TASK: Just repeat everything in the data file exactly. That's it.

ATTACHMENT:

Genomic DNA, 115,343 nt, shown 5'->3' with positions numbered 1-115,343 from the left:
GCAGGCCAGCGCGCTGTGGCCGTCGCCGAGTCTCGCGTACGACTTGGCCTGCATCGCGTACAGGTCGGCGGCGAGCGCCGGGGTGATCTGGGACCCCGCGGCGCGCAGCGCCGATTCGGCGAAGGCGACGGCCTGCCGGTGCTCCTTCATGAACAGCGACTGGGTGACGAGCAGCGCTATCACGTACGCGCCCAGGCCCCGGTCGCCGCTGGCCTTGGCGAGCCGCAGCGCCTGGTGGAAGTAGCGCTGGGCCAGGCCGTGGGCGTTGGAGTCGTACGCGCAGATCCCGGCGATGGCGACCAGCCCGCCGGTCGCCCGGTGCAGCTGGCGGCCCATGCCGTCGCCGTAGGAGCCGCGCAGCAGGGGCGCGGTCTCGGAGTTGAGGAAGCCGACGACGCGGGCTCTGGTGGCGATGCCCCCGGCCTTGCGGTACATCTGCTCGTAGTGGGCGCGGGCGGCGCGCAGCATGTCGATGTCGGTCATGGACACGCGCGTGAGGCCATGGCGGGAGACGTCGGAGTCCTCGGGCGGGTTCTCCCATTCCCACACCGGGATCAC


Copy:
Genomic DNA, 115,343 nt, shown 5'->3' with positions numbered 1-115,343 from the left:
GCAGGCCAGCGCGCTGTGGCCGTCGCCGAGTCTCGCGTACGACTTGGCCTGCATCGCGTACAGGTCGGCGGCGAGCGCCGGGGTGATCTGGGACCCCGCGGCGCGCAGCGCCGATTCGGCGAAGGCGACGGCCTGCCGGTGCTCCTTCATGAACAGCGACTGGGTGACGAGCAGCGCTATCACGTACGCGCCCAGGCCCCGGTCGCCGCTGGCCTTGGCGAGCCGCAGCGCCTGGTGGAAGTAGCGCTGGGCCAGGCCGTGGGCGTTGGAGTCGTACGCGCAGATCCCGGCGATGGCGACCAGCCCGCCGGTCGCCCGGTGCAGCTGGCGGCCCATGCCGTCGCCGTAGGAGCCGCGCAGCAGGGGCGCGGTCTCGGAGTTGAGGAAGCCGACGACGCGGGCTCTGGTGGCGATGCCCCCGGCCTTGCGGTACATCTGCTCGTAGTGGGCGCGGGCGGCGCGCAGCATGTCGATGTCGGTCATGGACACGCGCGTGAGGCCATGGCGGGAGACGTCGGAGTCCTCGGGCGGGTTCTCCCATTCCCACACCGGGATCAC